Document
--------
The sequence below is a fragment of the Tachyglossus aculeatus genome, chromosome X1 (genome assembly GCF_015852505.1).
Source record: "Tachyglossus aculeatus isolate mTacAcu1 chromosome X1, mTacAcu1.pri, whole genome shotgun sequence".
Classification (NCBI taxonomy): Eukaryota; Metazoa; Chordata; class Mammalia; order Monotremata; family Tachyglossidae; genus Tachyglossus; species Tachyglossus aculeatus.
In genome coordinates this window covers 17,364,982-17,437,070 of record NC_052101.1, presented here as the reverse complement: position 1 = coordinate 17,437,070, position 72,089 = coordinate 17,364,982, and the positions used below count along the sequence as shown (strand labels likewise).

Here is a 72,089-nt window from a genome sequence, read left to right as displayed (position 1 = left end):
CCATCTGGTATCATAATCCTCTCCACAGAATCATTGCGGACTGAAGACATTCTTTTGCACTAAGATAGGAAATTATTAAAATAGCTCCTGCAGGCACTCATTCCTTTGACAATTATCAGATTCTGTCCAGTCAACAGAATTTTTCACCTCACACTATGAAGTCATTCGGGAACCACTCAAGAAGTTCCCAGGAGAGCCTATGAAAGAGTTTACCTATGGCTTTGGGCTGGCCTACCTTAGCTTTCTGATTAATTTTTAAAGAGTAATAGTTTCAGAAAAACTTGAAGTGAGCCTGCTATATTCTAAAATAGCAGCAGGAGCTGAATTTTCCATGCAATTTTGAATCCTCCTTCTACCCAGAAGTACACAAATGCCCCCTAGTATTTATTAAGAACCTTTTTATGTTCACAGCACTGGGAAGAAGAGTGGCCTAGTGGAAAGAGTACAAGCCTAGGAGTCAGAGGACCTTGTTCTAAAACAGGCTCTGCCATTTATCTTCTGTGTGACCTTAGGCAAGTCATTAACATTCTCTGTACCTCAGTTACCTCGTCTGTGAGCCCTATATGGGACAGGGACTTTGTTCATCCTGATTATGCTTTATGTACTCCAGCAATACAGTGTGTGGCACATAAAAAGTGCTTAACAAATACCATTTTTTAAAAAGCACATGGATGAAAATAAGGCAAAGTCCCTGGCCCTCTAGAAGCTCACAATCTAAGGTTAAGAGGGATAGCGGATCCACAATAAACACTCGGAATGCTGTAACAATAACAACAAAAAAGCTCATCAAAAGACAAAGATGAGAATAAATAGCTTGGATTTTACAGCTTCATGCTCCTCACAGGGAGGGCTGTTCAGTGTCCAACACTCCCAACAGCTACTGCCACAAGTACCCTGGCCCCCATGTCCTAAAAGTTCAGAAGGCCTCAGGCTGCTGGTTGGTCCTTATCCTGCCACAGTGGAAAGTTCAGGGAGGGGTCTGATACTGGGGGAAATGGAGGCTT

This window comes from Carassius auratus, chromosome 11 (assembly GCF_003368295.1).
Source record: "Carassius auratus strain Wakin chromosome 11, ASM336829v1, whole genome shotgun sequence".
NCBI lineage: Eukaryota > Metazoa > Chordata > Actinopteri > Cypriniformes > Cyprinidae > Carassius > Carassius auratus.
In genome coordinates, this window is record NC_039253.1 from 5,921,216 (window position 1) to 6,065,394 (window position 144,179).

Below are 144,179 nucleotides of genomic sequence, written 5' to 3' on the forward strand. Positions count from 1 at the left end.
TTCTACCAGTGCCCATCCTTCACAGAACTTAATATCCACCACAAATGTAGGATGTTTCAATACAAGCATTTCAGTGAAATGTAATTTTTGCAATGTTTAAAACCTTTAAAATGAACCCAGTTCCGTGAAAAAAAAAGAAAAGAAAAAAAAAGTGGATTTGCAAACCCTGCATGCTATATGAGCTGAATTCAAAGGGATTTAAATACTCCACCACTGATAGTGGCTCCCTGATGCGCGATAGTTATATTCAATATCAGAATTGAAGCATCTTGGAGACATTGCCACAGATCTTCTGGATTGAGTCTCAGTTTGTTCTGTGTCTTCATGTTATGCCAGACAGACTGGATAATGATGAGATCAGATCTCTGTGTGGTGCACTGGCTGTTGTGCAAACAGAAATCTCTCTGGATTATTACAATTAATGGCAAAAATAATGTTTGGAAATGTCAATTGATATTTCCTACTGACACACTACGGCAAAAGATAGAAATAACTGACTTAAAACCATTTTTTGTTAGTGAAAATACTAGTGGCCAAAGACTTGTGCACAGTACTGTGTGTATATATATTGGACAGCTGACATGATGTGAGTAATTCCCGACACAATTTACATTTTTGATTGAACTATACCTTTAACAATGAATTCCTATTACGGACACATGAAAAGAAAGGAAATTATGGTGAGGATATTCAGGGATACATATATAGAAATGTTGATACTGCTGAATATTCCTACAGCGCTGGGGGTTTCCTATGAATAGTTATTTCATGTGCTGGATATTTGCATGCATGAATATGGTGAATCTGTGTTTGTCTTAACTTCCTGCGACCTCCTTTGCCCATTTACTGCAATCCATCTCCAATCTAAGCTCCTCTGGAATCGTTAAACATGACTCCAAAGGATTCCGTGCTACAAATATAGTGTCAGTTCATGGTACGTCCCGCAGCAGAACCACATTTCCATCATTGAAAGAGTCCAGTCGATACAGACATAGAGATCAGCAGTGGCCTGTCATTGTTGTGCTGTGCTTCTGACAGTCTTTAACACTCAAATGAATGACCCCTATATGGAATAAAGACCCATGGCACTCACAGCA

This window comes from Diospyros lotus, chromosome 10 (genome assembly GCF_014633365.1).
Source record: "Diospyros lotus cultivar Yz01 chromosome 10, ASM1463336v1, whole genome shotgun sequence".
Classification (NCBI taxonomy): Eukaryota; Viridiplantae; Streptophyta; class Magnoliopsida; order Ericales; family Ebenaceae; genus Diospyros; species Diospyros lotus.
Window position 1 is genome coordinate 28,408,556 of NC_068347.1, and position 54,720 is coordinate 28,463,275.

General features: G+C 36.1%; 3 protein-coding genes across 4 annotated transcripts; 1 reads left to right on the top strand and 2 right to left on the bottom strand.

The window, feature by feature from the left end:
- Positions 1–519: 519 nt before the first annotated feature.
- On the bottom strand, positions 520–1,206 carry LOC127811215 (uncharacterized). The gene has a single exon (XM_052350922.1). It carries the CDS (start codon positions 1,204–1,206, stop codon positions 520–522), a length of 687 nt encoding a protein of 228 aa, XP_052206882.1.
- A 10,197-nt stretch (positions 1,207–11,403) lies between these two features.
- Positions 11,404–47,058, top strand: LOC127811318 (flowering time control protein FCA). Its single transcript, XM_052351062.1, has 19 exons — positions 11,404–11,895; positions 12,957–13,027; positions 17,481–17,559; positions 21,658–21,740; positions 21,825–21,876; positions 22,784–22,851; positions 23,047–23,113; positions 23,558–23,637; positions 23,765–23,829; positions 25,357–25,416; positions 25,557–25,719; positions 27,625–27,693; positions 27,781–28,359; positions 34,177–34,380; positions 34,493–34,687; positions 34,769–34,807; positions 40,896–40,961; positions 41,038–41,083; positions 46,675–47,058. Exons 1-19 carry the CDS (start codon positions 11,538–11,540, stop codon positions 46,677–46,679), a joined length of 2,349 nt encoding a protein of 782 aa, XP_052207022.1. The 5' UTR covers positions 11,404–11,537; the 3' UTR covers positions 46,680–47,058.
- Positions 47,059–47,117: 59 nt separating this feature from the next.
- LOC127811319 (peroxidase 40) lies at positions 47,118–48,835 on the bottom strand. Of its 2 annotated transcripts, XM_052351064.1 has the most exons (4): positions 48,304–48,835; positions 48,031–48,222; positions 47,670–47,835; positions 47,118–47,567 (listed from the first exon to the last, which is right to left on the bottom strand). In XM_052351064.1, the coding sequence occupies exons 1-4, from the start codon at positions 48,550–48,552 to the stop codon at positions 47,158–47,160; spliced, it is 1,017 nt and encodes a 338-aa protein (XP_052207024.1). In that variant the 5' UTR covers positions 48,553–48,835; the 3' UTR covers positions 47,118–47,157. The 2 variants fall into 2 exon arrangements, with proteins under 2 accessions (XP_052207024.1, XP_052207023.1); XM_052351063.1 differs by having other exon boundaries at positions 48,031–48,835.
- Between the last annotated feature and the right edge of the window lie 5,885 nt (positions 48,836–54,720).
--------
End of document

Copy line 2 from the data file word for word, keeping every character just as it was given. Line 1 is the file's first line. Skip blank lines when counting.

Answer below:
Source record: "Tachyglossus aculeatus isolate mTacAcu1 chromosome X1, mTacAcu1.pri, whole genome shotgun sequence".